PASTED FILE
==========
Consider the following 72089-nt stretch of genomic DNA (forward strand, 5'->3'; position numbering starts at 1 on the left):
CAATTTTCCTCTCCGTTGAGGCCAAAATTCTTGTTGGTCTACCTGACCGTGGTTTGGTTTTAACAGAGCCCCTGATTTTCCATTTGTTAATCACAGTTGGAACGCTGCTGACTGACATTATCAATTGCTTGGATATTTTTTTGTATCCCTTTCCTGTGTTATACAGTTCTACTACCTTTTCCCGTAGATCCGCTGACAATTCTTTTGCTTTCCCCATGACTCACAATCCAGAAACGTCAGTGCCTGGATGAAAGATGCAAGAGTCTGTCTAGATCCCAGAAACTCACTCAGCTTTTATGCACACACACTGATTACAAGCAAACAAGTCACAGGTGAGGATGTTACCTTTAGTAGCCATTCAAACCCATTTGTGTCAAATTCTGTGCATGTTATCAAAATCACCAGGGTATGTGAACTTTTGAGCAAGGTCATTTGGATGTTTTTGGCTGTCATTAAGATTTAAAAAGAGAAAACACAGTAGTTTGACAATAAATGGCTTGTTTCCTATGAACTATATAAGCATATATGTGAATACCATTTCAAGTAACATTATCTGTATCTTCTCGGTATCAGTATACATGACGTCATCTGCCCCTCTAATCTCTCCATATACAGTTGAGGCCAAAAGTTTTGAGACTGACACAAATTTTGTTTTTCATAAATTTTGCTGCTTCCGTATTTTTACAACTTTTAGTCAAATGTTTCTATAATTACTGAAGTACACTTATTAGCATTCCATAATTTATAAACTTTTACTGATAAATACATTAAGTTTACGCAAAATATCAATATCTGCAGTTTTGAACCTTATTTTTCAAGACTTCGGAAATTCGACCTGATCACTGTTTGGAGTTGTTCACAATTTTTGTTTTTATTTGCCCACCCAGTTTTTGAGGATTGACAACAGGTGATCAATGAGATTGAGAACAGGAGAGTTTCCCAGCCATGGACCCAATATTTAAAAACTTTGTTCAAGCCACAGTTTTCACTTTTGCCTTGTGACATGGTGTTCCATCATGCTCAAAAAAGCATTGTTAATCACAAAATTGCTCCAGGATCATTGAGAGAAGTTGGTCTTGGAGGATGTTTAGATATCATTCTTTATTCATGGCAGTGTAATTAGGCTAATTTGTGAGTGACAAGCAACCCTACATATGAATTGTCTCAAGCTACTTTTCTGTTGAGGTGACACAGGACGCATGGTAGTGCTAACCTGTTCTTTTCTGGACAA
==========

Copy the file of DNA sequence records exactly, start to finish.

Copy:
Consider the following 72089-nt stretch of genomic DNA (forward strand, 5'->3'; position numbering starts at 1 on the left):
CAATTTTCCTCTCCGTTGAGGCCAAAATTCTTGTTGGTCTACCTGACCGTGGTTTGGTTTTAACAGAGCCCCTGATTTTCCATTTGTTAATCACAGTTGGAACGCTGCTGACTGACATTATCAATTGCTTGGATATTTTTTTGTATCCCTTTCCTGTGTTATACAGTTCTACTACCTTTTCCCGTAGATCCGCTGACAATTCTTTTGCTTTCCCCATGACTCACAATCCAGAAACGTCAGTGCCTGGATGAAAGATGCAAGAGTCTGTCTAGATCCCAGAAACTCACTCAGCTTTTATGCACACACACTGATTACAAGCAAACAAGTCACAGGTGAGGATGTTACCTTTAGTAGCCATTCAAACCCATTTGTGTCAAATTCTGTGCATGTTATCAAAATCACCAGGGTATGTGAACTTTTGAGCAAGGTCATTTGGATGTTTTTGGCTGTCATTAAGATTTAAAAAGAGAAAACACAGTAGTTTGACAATAAATGGCTTGTTTCCTATGAACTATATAAGCATATATGTGAATACCATTTCAAGTAACATTATCTGTATCTTCTCGGTATCAGTATACATGACGTCATCTGCCCCTCTAATCTCTCCATATACAGTTGAGGCCAAAAGTTTTGAGACTGACACAAATTTTGTTTTTCATAAATTTTGCTGCTTCCGTATTTTTACAACTTTTAGTCAAATGTTTCTATAATTACTGAAGTACACTTATTAGCATTCCATAATTTATAAACTTTTACTGATAAATACATTAAGTTTACGCAAAATATCAATATCTGCAGTTTTGAACCTTATTTTTCAAGACTTCGGAAATTCGACCTGATCACTGTTTGGAGTTGTTCACAATTTTTGTTTTTATTTGCCCACCCAGTTTTTGAGGATTGACAACAGGTGATCAATGAGATTGAGAACAGGAGAGTTTCCCAGCCATGGACCCAATATTTAAAAACTTTGTTCAAGCCACAGTTTTCACTTTTGCCTTGTGACATGGTGTTCCATCATGCTCAAAAAAGCATTGTTAATCACAAAATTGCTCCAGGATCATTGAGAGAAGTTGGTCTTGGAGGATGTTTAGATATCATTCTTTATTCATGGCAGTGTAATTAGGCTAATTTGTGAGTGACAAGCAACCCTACATATGAATTGTCTCAAGCTACTTTTCTGTTGAGGTGACACAGGACGCATGGTAGTGCTAACCTGTTCTTTTCTGGACAA